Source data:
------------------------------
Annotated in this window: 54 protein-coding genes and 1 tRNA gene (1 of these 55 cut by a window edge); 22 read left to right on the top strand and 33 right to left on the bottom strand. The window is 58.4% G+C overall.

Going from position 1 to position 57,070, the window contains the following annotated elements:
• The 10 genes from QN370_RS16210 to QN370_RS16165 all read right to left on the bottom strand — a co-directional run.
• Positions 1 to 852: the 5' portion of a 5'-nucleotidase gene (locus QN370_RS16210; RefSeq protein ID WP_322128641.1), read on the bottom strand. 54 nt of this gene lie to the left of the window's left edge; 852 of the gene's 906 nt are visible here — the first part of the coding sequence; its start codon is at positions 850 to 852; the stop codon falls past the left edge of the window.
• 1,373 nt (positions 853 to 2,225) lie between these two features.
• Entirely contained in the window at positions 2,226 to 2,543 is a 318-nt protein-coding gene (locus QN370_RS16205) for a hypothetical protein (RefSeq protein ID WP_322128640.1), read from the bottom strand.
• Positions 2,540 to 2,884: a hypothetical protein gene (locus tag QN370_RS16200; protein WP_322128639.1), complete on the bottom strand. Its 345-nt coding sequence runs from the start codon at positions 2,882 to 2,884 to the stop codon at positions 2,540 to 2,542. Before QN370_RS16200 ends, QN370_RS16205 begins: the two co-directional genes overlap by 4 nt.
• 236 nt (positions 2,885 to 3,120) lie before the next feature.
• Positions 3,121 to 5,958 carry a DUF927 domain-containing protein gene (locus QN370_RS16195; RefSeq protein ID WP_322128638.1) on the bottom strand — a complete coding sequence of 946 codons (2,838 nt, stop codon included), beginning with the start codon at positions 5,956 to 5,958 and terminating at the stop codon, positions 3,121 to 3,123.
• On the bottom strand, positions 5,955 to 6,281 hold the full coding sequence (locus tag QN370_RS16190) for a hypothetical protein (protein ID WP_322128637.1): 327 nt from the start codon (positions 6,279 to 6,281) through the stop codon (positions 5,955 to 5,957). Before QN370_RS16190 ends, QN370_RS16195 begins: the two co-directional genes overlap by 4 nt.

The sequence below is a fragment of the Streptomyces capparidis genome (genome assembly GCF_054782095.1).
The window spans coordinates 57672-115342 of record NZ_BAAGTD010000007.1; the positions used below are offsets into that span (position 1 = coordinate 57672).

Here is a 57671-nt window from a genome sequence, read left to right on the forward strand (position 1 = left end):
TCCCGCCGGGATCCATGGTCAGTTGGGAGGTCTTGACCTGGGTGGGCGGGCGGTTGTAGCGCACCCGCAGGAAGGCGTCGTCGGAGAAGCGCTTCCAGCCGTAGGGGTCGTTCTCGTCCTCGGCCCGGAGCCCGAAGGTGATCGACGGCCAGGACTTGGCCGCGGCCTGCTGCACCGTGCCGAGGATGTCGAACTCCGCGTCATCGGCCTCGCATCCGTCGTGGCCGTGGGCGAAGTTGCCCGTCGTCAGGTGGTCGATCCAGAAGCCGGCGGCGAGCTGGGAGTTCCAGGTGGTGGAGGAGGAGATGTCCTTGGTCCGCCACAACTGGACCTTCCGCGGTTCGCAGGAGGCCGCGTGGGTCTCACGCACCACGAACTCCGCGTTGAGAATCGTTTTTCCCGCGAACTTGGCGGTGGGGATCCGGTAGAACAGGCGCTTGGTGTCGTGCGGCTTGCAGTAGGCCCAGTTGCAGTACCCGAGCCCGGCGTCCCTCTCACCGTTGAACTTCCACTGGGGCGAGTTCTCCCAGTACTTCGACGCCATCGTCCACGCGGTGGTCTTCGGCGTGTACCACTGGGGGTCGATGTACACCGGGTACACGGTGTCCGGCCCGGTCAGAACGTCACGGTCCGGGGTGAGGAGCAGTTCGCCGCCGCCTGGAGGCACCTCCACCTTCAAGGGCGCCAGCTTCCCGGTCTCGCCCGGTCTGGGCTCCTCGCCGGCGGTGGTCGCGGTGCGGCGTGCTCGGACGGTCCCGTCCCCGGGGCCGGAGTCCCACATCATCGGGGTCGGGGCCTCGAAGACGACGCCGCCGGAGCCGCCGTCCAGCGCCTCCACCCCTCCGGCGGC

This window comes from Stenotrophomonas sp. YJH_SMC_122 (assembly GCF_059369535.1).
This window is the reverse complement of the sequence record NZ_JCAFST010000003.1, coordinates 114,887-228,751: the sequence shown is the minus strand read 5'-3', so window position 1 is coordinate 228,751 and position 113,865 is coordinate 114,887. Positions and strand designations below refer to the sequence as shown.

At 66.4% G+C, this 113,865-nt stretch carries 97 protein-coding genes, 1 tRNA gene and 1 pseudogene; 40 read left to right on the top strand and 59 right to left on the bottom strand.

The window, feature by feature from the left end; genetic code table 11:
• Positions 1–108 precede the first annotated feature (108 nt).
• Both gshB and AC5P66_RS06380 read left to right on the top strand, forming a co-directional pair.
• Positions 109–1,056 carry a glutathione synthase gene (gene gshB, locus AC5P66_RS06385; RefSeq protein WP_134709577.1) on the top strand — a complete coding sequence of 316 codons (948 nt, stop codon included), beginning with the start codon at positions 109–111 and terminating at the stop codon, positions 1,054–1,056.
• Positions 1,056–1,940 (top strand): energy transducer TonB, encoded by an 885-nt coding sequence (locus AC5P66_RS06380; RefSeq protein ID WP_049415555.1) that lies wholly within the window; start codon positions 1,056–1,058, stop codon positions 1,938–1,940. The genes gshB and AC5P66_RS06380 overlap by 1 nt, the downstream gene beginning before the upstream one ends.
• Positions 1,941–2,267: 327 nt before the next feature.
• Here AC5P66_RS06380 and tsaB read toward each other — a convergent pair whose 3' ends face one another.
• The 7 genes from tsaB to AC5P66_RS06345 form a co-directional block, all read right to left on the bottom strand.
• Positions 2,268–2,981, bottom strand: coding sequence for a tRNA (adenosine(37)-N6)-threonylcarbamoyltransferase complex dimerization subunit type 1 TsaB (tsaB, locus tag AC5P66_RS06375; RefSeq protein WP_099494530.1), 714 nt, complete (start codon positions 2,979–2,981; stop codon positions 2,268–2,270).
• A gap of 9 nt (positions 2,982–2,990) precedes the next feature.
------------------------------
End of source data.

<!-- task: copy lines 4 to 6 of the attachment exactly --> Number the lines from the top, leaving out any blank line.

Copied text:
• Positions 1 to 852: the 5' portion of a 5'-nucleotidase gene (locus QN370_RS16210; RefSeq protein ID WP_322128641.1), read on the bottom strand. 54 nt of this gene lie to the left of the window's left edge; 852 of the gene's 906 nt are visible here — the first part of the coding sequence; its start codon is at positions 850 to 852; the stop codon falls past the left edge of the window.
• 1,373 nt (positions 853 to 2,225) lie between these two features.
• Entirely contained in the window at positions 2,226 to 2,543 is a 318-nt protein-coding gene (locus QN370_RS16205) for a hypothetical protein (RefSeq protein ID WP_322128640.1), read from the bottom strand.